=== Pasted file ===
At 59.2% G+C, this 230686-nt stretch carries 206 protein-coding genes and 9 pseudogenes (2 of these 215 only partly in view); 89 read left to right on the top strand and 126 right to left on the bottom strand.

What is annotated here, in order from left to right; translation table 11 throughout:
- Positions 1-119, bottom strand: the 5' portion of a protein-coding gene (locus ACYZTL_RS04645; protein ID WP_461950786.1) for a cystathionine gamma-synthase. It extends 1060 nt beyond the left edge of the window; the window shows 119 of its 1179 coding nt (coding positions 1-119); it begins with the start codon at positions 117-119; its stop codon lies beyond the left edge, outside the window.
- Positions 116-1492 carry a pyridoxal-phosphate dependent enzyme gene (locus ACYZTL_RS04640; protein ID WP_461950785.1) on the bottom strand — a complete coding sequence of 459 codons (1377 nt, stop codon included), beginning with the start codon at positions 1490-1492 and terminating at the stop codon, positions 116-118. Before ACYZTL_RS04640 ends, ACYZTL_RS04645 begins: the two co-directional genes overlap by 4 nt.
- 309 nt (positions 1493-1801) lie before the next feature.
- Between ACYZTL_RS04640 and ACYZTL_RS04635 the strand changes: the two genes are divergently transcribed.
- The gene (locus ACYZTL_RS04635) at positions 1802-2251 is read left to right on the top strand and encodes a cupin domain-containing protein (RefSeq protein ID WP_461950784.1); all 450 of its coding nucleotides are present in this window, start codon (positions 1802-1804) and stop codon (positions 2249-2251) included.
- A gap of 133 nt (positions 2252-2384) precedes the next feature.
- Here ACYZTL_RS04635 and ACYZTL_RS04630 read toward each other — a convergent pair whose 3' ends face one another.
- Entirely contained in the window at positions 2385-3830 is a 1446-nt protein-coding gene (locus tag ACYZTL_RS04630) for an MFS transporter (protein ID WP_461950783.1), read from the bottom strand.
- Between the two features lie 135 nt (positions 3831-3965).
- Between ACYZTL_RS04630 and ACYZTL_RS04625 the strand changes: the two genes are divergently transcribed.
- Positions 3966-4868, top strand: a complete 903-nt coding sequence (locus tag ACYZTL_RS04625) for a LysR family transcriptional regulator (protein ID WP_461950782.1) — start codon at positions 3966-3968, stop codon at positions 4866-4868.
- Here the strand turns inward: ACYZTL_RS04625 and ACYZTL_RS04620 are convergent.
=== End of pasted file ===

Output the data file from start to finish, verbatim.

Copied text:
At 59.2% G+C, this 230686-nt stretch carries 206 protein-coding genes and 9 pseudogenes (2 of these 215 only partly in view); 89 read left to right on the top strand and 126 right to left on the bottom strand.

What is annotated here, in order from left to right; translation table 11 throughout:
- Positions 1-119, bottom strand: the 5' portion of a protein-coding gene (locus ACYZTL_RS04645; protein ID WP_461950786.1) for a cystathionine gamma-synthase. It extends 1060 nt beyond the left edge of the window; the window shows 119 of its 1179 coding nt (coding positions 1-119); it begins with the start codon at positions 117-119; its stop codon lies beyond the left edge, outside the window.
- Positions 116-1492 carry a pyridoxal-phosphate dependent enzyme gene (locus ACYZTL_RS04640; protein ID WP_461950785.1) on the bottom strand — a complete coding sequence of 459 codons (1377 nt, stop codon included), beginning with the start codon at positions 1490-1492 and terminating at the stop codon, positions 116-118. Before ACYZTL_RS04640 ends, ACYZTL_RS04645 begins: the two co-directional genes overlap by 4 nt.
- 309 nt (positions 1493-1801) lie before the next feature.
- Between ACYZTL_RS04640 and ACYZTL_RS04635 the strand changes: the two genes are divergently transcribed.
- The gene (locus ACYZTL_RS04635) at positions 1802-2251 is read left to right on the top strand and encodes a cupin domain-containing protein (RefSeq protein ID WP_461950784.1); all 450 of its coding nucleotides are present in this window, start codon (positions 1802-1804) and stop codon (positions 2249-2251) included.
- A gap of 133 nt (positions 2252-2384) precedes the next feature.
- Here ACYZTL_RS04635 and ACYZTL_RS04630 read toward each other — a convergent pair whose 3' ends face one another.
- Entirely contained in the window at positions 2385-3830 is a 1446-nt protein-coding gene (locus tag ACYZTL_RS04630) for an MFS transporter (protein ID WP_461950783.1), read from the bottom strand.
- Between the two features lie 135 nt (positions 3831-3965).
- Between ACYZTL_RS04630 and ACYZTL_RS04625 the strand changes: the two genes are divergently transcribed.
- Positions 3966-4868, top strand: a complete 903-nt coding sequence (locus tag ACYZTL_RS04625) for a LysR family transcriptional regulator (protein ID WP_461950782.1) — start codon at positions 3966-3968, stop codon at positions 4866-4868.
- Here the strand turns inward: ACYZTL_RS04625 and ACYZTL_RS04620 are convergent.